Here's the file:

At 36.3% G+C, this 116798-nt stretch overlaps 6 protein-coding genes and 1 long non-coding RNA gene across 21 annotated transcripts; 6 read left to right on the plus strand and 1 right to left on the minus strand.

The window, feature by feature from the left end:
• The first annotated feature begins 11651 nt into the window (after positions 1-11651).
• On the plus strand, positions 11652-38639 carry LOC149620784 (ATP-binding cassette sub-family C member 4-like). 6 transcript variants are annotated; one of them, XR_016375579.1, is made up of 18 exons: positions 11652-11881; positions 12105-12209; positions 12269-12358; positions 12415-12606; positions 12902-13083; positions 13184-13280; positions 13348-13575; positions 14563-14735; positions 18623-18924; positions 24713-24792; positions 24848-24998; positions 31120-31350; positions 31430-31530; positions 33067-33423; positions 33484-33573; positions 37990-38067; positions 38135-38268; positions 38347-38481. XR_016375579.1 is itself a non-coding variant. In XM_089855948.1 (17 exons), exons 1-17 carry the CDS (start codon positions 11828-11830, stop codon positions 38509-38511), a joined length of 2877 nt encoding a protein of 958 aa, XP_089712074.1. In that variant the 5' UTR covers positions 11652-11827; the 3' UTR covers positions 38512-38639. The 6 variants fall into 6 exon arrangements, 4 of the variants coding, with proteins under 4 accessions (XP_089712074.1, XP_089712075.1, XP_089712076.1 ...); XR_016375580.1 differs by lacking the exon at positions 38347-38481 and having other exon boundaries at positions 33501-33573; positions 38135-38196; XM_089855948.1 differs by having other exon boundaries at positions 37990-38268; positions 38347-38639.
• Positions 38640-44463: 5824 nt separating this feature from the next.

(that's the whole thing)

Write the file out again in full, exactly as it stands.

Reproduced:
At 36.3% G+C, this 116798-nt stretch overlaps 6 protein-coding genes and 1 long non-coding RNA gene across 21 annotated transcripts; 6 read left to right on the plus strand and 1 right to left on the minus strand.

The window, feature by feature from the left end:
• The first annotated feature begins 11651 nt into the window (after positions 1-11651).
• On the plus strand, positions 11652-38639 carry LOC149620784 (ATP-binding cassette sub-family C member 4-like). 6 transcript variants are annotated; one of them, XR_016375579.1, is made up of 18 exons: positions 11652-11881; positions 12105-12209; positions 12269-12358; positions 12415-12606; positions 12902-13083; positions 13184-13280; positions 13348-13575; positions 14563-14735; positions 18623-18924; positions 24713-24792; positions 24848-24998; positions 31120-31350; positions 31430-31530; positions 33067-33423; positions 33484-33573; positions 37990-38067; positions 38135-38268; positions 38347-38481. XR_016375579.1 is itself a non-coding variant. In XM_089855948.1 (17 exons), exons 1-17 carry the CDS (start codon positions 11828-11830, stop codon positions 38509-38511), a joined length of 2877 nt encoding a protein of 958 aa, XP_089712074.1. In that variant the 5' UTR covers positions 11652-11827; the 3' UTR covers positions 38512-38639. The 6 variants fall into 6 exon arrangements, 4 of the variants coding, with proteins under 4 accessions (XP_089712074.1, XP_089712075.1, XP_089712076.1 ...); XR_016375580.1 differs by lacking the exon at positions 38347-38481 and having other exon boundaries at positions 33501-33573; positions 38135-38196; XM_089855948.1 differs by having other exon boundaries at positions 37990-38268; positions 38347-38639.
• Positions 38640-44463: 5824 nt separating this feature from the next.